STANDARDS FOR AUDIO DESCRIPTION


Of the California Audio Describers Alliance Adopted October 28, 2006 by AudioVision, Los Angeles Radio Reading Service, San Diego Opera, We See TV, and Audio Description Los Angeles


* Subsequently adopted by Vitac Described Media and Audio Eyes



1. Definitions

    1.1    Audio Description, either live or recorded, is the essential information provided by a trained describer that makes an event accessible to people who are blind or low vision.

    1.2    Describer – the trained person who writes/creates the descriptions, in advance or live.

    1.3    Narrator – the person who speaks the descriptions. In the case of live description, the narrator and describer may be the same.

    1.4    Work - the work being described – a parade, a play, a television program, a dance performance, an opera, a film, a painting, a display, an exhibition.


2. The Purpose – To ensure that people who are blind or low vision have equal access to cultural events.

3. Background

    3.1    A 1993 study conducted by the American Foundation for the Blind (AFB) for WGBH Educational Foundation with a grant from the National Science Foundation found:

…that description had significant positive impacts …
Participants report that when they watch television they feel they generally miss information that is available to fully sighted people. Adding description makes programs more enjoyable, interesting, and informative; description does not make programs more confusing.

Having audio description makes the participants more comfortable discussing programs with sighted friends. They are more able to ask about the program themselves and are more able to ask others about it.

Participants who watched the described video version of the programs remembered what was presented in the descriptions. Further, one to two months later, they retained significantly more information from the programs.

The participants prefer to have description for television programs in general and science programs in particular. They would seek out programs they knew would be described.1

    3.2    Highlights of a research project to study the viewing habits of blind and visually impaired people and the impact of video description completed in 1997 by the American Foundation for the Blind reports:

• Blind and visually impaired people (approximately 3% of the U. S. population) watch television and videotapes about as often as those who are not visually impaired. In, addition, their households own televisions and VCRs, and subscribe to cable television, to the same extent as other households.

• The vast majority of those who have experienced formal video description say they would be more likely to watch a television show or video with description than without and that it is important to their enjoyment of programming.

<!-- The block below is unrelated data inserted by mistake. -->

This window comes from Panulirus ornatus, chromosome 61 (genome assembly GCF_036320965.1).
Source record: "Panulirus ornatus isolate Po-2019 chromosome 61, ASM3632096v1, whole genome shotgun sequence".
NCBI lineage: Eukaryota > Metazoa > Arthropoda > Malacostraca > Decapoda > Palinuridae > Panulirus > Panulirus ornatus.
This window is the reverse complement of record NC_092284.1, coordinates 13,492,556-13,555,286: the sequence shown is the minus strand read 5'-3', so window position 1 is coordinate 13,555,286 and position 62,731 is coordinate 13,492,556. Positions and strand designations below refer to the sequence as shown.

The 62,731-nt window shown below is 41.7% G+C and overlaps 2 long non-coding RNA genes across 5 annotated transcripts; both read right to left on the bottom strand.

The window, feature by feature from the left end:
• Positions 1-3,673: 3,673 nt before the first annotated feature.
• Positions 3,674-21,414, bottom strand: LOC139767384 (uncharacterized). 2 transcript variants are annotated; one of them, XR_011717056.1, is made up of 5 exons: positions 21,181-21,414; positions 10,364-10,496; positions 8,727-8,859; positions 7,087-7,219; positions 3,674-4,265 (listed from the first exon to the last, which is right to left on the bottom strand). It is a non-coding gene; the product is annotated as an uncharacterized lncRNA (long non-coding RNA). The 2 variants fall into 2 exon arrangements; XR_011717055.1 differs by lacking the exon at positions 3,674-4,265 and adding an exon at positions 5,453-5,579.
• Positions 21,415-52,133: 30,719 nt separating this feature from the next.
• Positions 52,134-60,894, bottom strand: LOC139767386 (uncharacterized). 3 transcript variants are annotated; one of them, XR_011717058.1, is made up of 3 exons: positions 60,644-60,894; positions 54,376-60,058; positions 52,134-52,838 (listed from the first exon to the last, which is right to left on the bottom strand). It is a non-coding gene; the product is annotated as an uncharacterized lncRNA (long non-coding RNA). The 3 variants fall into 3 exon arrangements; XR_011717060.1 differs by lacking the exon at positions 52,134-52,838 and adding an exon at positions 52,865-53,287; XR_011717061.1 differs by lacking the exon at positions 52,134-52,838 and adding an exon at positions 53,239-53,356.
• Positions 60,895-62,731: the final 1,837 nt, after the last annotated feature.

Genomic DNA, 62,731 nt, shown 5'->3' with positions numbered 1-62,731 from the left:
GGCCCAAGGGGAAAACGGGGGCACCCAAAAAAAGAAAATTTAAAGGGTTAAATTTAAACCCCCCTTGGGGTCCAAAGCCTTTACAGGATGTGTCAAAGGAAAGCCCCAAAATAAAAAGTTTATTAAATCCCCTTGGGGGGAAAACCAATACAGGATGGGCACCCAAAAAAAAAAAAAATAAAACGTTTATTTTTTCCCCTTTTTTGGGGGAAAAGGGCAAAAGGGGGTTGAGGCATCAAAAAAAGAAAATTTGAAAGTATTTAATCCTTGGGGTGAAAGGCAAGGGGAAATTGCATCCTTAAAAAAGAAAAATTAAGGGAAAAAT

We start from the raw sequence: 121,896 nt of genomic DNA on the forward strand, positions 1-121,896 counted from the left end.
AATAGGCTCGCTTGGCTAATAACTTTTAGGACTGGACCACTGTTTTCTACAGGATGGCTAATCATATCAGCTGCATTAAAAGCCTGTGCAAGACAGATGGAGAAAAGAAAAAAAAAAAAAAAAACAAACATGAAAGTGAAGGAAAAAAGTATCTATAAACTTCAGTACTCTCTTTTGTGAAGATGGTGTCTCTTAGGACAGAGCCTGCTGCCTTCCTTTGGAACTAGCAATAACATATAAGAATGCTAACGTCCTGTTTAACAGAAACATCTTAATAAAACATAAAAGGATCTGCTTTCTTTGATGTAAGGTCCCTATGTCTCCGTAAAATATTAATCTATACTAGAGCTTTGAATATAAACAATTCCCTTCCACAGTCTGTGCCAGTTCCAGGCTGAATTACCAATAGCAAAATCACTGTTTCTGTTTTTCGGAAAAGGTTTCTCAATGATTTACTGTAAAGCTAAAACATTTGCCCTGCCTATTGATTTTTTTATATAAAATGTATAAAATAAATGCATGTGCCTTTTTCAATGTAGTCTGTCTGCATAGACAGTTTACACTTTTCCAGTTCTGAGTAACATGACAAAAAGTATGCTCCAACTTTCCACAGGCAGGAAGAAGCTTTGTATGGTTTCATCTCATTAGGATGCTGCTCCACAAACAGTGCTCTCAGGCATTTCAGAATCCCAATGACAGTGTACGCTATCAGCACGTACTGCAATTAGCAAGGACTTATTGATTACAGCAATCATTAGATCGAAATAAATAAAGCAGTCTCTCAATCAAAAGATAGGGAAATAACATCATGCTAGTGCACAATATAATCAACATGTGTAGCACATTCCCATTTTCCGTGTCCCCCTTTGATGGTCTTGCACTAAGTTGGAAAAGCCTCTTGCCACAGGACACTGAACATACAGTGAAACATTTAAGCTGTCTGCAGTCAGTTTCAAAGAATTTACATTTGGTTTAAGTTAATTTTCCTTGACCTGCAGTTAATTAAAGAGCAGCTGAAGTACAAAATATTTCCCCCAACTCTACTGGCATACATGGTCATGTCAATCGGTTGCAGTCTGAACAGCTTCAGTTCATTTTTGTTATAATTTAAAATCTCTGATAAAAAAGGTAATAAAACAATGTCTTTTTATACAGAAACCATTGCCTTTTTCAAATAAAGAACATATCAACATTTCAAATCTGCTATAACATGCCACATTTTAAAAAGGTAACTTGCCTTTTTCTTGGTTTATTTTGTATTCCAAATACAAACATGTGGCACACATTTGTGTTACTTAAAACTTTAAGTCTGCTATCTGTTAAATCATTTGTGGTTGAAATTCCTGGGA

• People who have experienced video description feel that it affords important benefits, which fall into the categories of enhanced viewing, learning, and social experiences watching television and videotapes.2

    3.3    An article by Jaclyn Packer in New Technologies in the Education of the Visually Handicapped (1996) states:

Among the benefits of video description cited most often by blind and visually impaired viewers are the following:

1) Gaining knowledge about the visual world;

2) Gaining a better understanding of televised material;

3) Feeling independent;

4) Experiencing social connection;

5) Feeling equality with those who do not have visual impairments;

6) Experiencing enjoyment;

7) Relief of burden on sighted viewers with whom they watch.3

    3.4    Included in the 1997 AFB study are the following comments from study participants:

“These services make me feel just like all other people and I can benefit so much more from the programs.”

“With description, I feel that my TV- and movie–watching experiences are tremendously enhanced. No frustration, sadness, or anger at having looked forward to a pleasurable experience and feeling cheated out of it because of not being able to follow the action.”

“Described television and movies have widened my world. They have given me an awareness of how much I was really missing and added extra enjoyment and dimension to everything I have seen.”

“Being legally blind most of my life I never realized how many details I was missing out on when I watched TV. I really enjoy seeing it as it was meant to be seen by all.”4

4. The History

    4.1    The concepts underlying audio description were first developed in the 1970s by Gregory Frazier, a professor at San Francisco State University and founder of AudioVision, Inc. His techniques were tested and refined between 1987–91 as part of a grant—funded pioneering project at University.

    4.2    In the early 1980s, the Arena Stage in Washington, DC, collaborated with a group of accessibility advisors, including Cody and Margaret Pfanstiehl from the Metropolitan Washington Ear, Inc., to develop an audio description program for its live performances.5

    4.3    In March of 1988, Jim Stovall, founder and president of the Narrative Television Network, independently began descriptions for movies on cable channels.6

    4.4    “Since 1972, WGBH in Boston has been a leader in making television accessible. In 1987, WGBH created Descriptive Video Services (DVS®), a subsidiary that provides audio description for television viewers. In areas where the local public television station is equipped to participate, DVS® uses a special audio channel available on stereo televisions to broadcast audio descriptions for various programs. DVS® has also engaged in providing audio description for first-run films in theaters nationwide.”7

    4.5    By the mid–1980s audio description crossed the Atlantic to a small theatre called the Robin Hood, at Averham, Nottinghamshire where the first described performances in Europe are believed to have taken place.8

    4.6    In October 1990, the National Academy of Television Arts and Sciences awarded Emmys to Margaret Pfansteihl, PBS, Jim Stovall and the late Gregory Frazier.9